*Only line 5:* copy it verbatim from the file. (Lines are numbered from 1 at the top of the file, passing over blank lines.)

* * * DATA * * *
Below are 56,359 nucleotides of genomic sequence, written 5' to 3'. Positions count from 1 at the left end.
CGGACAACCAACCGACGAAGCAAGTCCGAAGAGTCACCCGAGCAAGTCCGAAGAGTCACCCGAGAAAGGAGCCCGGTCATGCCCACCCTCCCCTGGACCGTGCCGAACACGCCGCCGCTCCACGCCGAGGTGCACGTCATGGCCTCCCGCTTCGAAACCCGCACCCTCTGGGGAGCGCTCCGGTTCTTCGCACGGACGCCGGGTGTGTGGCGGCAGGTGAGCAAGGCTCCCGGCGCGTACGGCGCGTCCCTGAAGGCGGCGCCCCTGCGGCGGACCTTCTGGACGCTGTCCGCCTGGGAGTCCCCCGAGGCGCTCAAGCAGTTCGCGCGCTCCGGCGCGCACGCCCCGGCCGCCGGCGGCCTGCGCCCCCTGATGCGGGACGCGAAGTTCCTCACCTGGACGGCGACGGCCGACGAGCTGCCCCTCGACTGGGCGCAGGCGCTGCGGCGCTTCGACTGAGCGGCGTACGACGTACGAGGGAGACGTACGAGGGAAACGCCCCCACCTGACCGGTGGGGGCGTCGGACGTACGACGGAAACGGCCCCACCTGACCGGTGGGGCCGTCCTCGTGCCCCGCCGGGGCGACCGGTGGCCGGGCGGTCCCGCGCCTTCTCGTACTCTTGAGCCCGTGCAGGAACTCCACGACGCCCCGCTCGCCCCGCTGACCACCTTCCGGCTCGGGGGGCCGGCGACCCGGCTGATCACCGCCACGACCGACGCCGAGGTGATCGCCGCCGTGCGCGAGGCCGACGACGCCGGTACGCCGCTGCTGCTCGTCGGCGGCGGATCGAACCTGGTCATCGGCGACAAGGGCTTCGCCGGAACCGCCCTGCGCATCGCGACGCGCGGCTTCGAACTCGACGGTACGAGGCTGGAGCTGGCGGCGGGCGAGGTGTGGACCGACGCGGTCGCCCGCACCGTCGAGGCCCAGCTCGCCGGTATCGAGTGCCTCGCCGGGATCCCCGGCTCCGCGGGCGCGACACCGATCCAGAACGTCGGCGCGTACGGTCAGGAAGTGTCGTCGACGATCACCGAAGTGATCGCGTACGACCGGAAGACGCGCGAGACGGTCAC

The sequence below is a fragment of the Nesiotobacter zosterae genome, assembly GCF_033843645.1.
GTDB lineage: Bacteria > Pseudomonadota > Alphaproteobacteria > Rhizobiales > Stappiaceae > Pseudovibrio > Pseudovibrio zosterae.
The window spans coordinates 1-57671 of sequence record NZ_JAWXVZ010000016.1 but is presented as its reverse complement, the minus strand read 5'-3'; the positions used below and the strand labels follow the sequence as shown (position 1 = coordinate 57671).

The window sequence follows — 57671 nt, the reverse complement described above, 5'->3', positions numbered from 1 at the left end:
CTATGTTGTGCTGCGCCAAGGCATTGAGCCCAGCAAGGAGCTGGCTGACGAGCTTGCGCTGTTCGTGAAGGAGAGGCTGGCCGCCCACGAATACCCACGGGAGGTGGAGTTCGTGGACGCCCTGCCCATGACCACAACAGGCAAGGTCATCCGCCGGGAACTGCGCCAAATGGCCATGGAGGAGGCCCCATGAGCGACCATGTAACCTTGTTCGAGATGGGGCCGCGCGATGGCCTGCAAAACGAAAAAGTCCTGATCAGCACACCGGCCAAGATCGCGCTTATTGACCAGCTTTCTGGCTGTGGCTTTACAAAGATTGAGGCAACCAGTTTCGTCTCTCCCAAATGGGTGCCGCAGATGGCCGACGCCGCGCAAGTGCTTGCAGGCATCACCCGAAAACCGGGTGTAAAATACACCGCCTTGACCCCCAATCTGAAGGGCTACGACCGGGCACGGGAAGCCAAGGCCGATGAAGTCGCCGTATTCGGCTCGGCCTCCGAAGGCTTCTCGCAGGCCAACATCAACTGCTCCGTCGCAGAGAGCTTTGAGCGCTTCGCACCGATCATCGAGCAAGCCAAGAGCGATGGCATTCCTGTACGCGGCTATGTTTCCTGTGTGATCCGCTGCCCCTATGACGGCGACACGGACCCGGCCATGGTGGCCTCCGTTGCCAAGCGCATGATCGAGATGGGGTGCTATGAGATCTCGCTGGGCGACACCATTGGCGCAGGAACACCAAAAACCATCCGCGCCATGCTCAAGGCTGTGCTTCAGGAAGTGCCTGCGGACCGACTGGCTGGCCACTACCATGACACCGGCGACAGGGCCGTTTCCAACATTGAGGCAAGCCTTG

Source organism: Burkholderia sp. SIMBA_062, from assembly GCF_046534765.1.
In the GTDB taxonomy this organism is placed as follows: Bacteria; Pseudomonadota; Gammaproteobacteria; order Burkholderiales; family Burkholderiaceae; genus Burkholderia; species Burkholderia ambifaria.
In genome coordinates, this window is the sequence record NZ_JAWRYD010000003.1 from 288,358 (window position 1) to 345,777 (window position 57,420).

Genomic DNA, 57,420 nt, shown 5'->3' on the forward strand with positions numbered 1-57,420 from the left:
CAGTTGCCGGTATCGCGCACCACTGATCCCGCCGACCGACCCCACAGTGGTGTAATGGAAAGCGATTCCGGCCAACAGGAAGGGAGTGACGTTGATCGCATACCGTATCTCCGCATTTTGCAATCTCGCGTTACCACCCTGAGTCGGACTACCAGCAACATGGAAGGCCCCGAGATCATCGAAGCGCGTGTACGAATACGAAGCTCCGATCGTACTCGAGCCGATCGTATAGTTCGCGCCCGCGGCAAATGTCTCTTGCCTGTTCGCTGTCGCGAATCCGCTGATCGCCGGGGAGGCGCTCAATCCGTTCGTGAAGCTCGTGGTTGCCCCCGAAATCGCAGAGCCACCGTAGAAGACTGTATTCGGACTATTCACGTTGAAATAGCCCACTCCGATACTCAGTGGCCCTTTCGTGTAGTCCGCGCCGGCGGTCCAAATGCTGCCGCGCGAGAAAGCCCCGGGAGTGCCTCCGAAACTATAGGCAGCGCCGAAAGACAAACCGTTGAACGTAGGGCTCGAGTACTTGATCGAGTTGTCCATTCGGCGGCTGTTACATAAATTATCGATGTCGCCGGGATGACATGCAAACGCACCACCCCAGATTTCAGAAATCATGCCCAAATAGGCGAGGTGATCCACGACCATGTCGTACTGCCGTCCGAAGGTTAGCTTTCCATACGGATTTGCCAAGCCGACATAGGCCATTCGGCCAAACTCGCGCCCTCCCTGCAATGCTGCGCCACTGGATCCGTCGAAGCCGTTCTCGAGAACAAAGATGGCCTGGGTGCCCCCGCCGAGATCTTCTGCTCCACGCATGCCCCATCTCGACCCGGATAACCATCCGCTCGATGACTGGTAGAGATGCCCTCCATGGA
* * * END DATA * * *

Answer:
The window spans coordinates 1-57671 of sequence record NZ_JAWXVZ010000016.1 but is presented as its reverse complement, the minus strand read 5'-3'; the positions used below and the strand labels follow the sequence as shown (position 1 = coordinate 57671).